A person isn't who they are during the last conversation you had with them - they're who they've been throughout your whole relationship.” Rainer Maria RilkeIn every conversation, there is emotion. In every human being, there are emotions waiting to flow, emotions flowing freely, emotions damned up, or jamming up. Hot or cold, lukewarm or tepid, the temperature of our emotions will affect the conversation, and the relationship, with the one with whom we're engaged.
In Crucial Conversations, authors Patterson, Grenny, McMillan and Switzler suggest that the conversation is the relationship. A crucial conversation, they write, is "a discussion between two or more people where (1) stakes are high, (2) opinions vary, and (3) emotions run strong” (p. 3) and the outcome greatly impacts their lives.
Now, in my lifetime, I've had some crucial conversations. Sometimes willingly, more often unwillingly. When a simple conversation turns crucial, I'm usually not prepared. I'm usually busy trying to get my point of view across, and then, whammo! There's something crucial on the line. Someone else has a differing opinion butting up against my POV. Suddenly, like a cold front swooping down from the north meeting up with a weather system from the west, our two perspectives collide over the prairies and dump a wet and wolly blanket upon the ground. Temperatures drop. Visibility disappears and frigid weather ensues.
Typically, my favourite way to hold an emotionally charged conversation is to avoid it. Fleet feet are my favourite mode of transportation when the temperature falls and emotions rise. In those emotionally charged moments, I might take a moment to reflect on the situation, reminding myself ever so gently that, disagreement does not equal rejection. Unfortunately, before the truth of that reality settles into my mind, my Nikes are knotted and I am set to hit the road. With the speed of Apollo throwing thunderbolts from the sky, I don my habit of getting the hell out of there and wrestle thoughts of rationality to the ground. Why bother to stretch outside my comfort zones when I'm perfectly comfortable with disengaging before I embrace someone else's POV.
This morning when I awoke, I was feeling blue. No particular reason. My normal too early on a Saturday afternoon to wake up but there I am anyway. Tiredness. Another late night. A party at friends. Outside, frigid air continues to envelope the city in a cold, cold blanket.
The emotion was unbidden, but there it was. In that state, I know my best defence is offence. I mean, really, it's a time worn path I've beaten out of many a relationship and it's always worked for me in the past! Yeah. Really!
In that state of ennui, little things are at risk of becoming mighty objects in my mind. A casual word spoken at the party last night takes on new significance as I nurse the embers of my imaginations early morning ruminations over, "What did he mean by that? Why did he say that?"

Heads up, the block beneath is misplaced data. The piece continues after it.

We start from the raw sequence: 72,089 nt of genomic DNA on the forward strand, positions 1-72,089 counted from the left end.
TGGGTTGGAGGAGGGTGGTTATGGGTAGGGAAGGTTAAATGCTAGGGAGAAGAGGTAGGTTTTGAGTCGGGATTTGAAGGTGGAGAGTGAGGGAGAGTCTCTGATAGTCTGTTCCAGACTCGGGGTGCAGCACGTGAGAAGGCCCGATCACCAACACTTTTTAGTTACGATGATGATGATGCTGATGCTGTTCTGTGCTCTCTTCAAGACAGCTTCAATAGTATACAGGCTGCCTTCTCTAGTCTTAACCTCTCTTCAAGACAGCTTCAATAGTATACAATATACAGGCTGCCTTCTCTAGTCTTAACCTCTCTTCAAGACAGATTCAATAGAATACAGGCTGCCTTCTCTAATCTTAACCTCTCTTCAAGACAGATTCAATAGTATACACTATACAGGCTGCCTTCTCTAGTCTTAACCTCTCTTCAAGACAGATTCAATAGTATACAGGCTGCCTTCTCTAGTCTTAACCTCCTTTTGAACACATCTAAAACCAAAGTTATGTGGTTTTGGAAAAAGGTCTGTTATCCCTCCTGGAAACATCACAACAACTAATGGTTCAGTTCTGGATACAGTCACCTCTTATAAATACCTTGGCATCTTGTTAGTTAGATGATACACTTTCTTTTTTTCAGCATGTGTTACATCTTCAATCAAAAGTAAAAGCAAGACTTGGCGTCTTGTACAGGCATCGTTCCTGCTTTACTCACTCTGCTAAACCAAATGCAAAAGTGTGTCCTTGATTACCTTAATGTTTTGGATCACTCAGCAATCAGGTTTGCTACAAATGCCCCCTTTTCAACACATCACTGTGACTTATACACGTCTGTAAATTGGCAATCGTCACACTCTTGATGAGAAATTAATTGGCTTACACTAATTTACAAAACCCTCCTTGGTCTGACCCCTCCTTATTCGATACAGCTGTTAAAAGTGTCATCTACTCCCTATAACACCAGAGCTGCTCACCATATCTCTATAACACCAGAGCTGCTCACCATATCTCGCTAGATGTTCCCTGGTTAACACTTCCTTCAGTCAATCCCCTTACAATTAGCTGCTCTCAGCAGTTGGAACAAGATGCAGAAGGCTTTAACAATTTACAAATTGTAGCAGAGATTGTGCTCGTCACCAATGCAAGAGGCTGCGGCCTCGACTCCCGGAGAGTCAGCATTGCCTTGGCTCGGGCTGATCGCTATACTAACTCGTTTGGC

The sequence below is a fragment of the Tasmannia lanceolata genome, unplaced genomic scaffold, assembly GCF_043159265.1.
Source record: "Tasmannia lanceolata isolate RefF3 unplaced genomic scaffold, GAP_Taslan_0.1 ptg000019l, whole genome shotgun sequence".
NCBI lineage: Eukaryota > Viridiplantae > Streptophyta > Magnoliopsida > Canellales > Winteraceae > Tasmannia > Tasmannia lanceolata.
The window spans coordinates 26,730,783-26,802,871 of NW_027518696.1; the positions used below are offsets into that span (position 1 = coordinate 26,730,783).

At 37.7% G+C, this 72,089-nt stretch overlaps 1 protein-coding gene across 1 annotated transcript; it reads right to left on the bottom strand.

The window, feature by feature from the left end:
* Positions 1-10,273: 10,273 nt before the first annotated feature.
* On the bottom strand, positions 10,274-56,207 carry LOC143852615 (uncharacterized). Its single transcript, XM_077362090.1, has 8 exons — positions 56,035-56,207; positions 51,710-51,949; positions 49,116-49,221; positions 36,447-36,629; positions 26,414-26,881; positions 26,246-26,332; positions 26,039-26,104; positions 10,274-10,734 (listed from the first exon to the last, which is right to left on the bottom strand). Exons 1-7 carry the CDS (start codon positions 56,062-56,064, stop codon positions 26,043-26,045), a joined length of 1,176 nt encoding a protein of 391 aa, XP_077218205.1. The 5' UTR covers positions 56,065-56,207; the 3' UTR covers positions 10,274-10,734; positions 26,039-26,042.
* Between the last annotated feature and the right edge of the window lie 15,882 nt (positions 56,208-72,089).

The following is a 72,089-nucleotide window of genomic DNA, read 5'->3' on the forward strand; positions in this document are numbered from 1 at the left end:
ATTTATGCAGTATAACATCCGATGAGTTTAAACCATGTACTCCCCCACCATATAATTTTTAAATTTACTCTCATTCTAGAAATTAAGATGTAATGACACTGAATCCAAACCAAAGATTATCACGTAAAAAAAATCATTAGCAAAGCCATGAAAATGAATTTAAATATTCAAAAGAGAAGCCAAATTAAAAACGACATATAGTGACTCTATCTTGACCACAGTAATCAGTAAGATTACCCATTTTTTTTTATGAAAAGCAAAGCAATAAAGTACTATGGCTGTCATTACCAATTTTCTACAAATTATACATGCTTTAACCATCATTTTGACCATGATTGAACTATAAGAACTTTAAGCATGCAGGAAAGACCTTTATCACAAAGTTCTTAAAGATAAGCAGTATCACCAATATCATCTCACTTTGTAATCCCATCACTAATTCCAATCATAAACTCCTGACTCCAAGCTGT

Suddenly, 'sometimes' becomes always, 'maybe' becomes never and I fall into a place of 'what's the use of trying?'. That victim place of neediness and want. Of lack and negativity. That place where my spirits desire to fly freely is hampered by my minds desire to 'poke the beehive'. Mired in the muddy waters of the backwaters of my tired thinking, I don't see clearly to the beauty of the rising sun on a brand new day.
Imagine it! Nobody was even awake in the house but me! Even Ellie still slept on her pillow at the foot of our bed, curled up into a giant furry ball, snoring peacefully and there I was wallowing in a vat of self-pity ready and armed to fight the fight for who knows what for goodness sakes.
Spiritual leader, Bagwan Shree Rajneesh, once suggested that, "When sadness comes, just sit by the side and look at it and say, “I am the watcher, I am not sadness,” and see the difference. Immediately you have cut the very root of sadness. It is no more nourished. It will die of starvation. We feed these emotions by being identified with them.”
There was no reason for my ennui this morning. Sure, there are things that need to be discussed, crucial conversations that need to be held. They are simply part of the ebb and flow of relationship, of two people moving closer together, of two people deepening the roots of love and affection. Good thing C.C. is a sound sleeper. Had I tried to hold one of those conversations in my tired, dispirited spirits of early this morning, the outcome would not have been pretty.
Fortunately, I did as Shree Rajneesh suggests. I sat back. Took a breath. Wrote in my journal and moved away from 'being' the sadness, to observing it move through me. Like a cold front moving through, the emotions of my early morning musings flowed into dawn's awakening. In their passing, the way is made clear to a day of sunny prospects beneath a clear blue sky.
In the wash of those emotions moving on, I am once again breathing deeply. The crucial conversation I needed to have this morning was with myself. Not with anyone else. The person I was avoiding meeting this morning was me, not someone else. I've had a relationship with myself, all my life. Deepening that relationship requires letting go of the last conversation I had with myself so that I can once again, surrender and fall in love.
The question is: Are your emotions running your conversations into the ground, leaving you high and dry on the rocky shores of disagreement? Or, are you holding yourself steady in the lifeboat of your peace of mind, letting your emotions flow freely around you as you surrender and fall into the waters of love?